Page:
I have been bottled up for so long that I became frustrated with myself, my community, my country and the African continent at large. The reason for this is not far-fetched. I do not have the courage, freedom and the right avenue/channel to air my views about our barbaric and harmful traditional and cultural practices in Nigeria. This is the plight of women in most sub-Sahara African countries. What excites me most is the opportunity I have on web 2.0 to freely and courageously speak out about our practices which persist despite their harmful nature because no one is speaking out. With this web 2.0, women worldwide are enabled and empowered in order to take decisions that impacts their lives positively, collectively fight for their rights and to challenge all forms of violence and discrimination. Women with hidden potentials to make a change are empowered to proffer solution to age-long harmful traditional and cultural practices. Boldly voicing the need and advocating for reproductive and bodily rights of Nigerian women through best practices is a solution web 2.0 brings to the global women’s movement. I will use these tools to propagate, educate, inspire and mobilize communities to stop all forms of discrimination against the women folk.

Take action! This post was submitted in response to Voices of Our Future Application: Empowerment and Web 2.0.

Comment on this Post


Thank you so much for sharing your passion to foment change in your community through Web 2.0. Your desire to be a leader comes through very strongly in your writing, and I can feel the diverse emotions you are conveying: anger, courage, pride, desire, and drive, to name a few. I would have liked to see some more specifics in this article--not everyone knows the "traditional and cultural practices" of Nigeria, and it is good practice to never accidentally make your readers feel stupid or under-informed. Similarly, I would like to hear more specifics about what you think your voice amplified Web 2.0 can do for your community. Do you have a specific problem you would like to solve first, that you think this medium works best for? As you advance in this program, these are great questions to consider in all of your journal entries.

hello, Tolulopeola - I am your listener for this week (wk. 1). Thank you for your succinct post. Plse see my comments in your personal inbox.

I agree w/ all Emma has said above. And I also agree w/ her that your emotions come through. To clarify, & taking a small liberty here, I don't think Emma meant that your readers necessarily felt stupid or uninformed. Only that there is always a risk there -- one lesson of writing is never make your reader resent you, the writer -- by making him work too hard to figure out what the writer is saying. Your English is very good, & your writing. The planet is small and grand at the same time, yes? We are so alike in our humanity - & so diverse in our cultures. How women live and what they believe/think/feel in different parts of Nigeria are things I would love to hear more about. Take us there, please, & help us understand & feel your lives. As a writer, that is a gift you offer - the word transcends time & place.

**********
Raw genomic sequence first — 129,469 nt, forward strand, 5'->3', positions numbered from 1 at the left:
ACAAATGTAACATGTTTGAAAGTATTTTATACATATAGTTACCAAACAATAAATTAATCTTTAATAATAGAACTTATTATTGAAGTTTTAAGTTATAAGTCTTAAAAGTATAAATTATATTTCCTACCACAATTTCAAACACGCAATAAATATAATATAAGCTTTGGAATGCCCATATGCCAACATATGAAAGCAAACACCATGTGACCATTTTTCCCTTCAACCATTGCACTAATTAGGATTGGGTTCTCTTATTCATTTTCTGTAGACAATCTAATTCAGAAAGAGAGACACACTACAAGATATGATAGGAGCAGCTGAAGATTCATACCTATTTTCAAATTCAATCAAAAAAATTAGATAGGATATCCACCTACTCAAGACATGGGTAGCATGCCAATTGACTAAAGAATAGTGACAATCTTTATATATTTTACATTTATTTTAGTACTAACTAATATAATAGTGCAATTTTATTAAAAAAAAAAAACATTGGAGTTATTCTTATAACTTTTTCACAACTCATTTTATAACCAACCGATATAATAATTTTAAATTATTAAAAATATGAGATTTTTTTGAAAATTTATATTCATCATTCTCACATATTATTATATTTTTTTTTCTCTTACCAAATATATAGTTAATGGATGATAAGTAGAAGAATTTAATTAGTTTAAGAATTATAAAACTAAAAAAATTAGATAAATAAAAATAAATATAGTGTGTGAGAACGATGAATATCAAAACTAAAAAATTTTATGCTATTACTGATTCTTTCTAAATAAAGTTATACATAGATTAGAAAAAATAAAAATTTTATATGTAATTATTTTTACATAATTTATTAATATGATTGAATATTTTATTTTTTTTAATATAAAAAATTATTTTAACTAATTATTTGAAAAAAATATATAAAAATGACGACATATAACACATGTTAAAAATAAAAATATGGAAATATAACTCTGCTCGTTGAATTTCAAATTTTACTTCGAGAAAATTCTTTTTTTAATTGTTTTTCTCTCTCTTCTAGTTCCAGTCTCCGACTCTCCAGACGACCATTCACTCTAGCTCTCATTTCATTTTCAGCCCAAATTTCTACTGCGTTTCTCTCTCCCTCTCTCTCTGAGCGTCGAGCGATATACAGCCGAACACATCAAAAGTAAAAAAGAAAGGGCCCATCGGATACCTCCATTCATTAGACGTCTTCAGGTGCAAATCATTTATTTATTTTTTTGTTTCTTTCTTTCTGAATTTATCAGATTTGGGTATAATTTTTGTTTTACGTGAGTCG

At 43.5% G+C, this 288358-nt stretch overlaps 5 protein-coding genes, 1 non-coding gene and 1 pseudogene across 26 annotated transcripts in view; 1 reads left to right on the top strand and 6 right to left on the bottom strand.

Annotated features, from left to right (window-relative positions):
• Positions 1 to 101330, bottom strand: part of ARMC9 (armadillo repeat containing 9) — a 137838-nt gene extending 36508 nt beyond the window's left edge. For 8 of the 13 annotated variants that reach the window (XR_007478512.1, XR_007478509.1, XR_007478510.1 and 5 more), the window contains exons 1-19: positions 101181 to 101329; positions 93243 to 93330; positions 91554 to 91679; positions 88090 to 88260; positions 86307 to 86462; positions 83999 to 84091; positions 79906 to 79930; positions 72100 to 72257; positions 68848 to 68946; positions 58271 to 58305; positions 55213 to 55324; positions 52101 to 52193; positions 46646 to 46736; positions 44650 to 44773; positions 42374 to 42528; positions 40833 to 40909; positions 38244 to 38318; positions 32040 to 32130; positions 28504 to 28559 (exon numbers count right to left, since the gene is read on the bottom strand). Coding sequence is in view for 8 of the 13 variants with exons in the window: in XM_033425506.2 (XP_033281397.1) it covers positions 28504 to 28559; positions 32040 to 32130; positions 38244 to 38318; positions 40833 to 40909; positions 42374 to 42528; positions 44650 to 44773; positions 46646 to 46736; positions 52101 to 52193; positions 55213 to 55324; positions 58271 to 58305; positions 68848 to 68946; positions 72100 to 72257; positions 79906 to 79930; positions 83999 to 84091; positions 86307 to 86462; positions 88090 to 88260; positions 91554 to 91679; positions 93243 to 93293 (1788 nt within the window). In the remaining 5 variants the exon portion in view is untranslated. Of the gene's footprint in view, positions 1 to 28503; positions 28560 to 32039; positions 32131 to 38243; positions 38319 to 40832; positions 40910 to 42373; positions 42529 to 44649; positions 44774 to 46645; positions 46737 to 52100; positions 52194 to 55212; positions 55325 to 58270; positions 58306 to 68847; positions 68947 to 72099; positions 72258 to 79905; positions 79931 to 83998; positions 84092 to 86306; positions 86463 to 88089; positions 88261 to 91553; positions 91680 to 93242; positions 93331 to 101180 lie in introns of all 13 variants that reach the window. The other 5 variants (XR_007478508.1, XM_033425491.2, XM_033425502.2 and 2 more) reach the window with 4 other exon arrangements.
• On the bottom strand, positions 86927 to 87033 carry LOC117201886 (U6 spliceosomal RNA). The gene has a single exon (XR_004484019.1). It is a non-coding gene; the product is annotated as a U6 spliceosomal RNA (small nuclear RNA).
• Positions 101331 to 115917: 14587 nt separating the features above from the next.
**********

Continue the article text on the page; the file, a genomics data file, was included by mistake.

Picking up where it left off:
I wonder if a health tag would also be appropriate, since some of the bodily practices can cause physical and mental health adverse effects.

To carry that thought a bit further for the sake of discussion, the issue of sexuality being affected by some bodily practices and trespasses (such as breast ironing or genital mutilation, rape, etc.) has been publicized quite a bit by the peace & justice sector, but it may be that the health aspects may sway the culture as much as peace and justice advocates telling local people that they should change for the sake of women's rights. And certainly sexuality is a mental and physical health issue as much as a sociologic or political issue.

Of course, sexuality and gender identity and practices can be addressed by any sector of the activist community. What I mean to say is, it seems to me that we may be most effective change advocates when we find the reasons that will speak directly to the people participating in such practices. If we address the person's own detriments and benefits, he/she may be more willing to change than if we tell him/her he should make changes for more abstract reasons of equality, human rights, etc. Later, as the change is integrated into the culture, the participants see other , less obvious, less direct, more abstract benefits -- such as a better economy due to better women's education and contraception, for example. Then you have "buy-in" for many reasons, & hopefully the change is then fully anchored in the culture.

I would love to hear your thoughts -- and anyone else's -- on that, if you find the time to reply.

surfgirl-CA -- When we come from the willingness to love, not fear, we will see the best and highest materialize in our world. Quand nous venons à partir de la volonté à l'amour, pas la peur, nous allons voir le meilleur et le plus élevé se matérialise

You are clearly on the path of becoming a change agent and I feel like you have much to offer and contribute in the way of educating, advocating, and propagating the changes you seek! Good luck. Great job this week!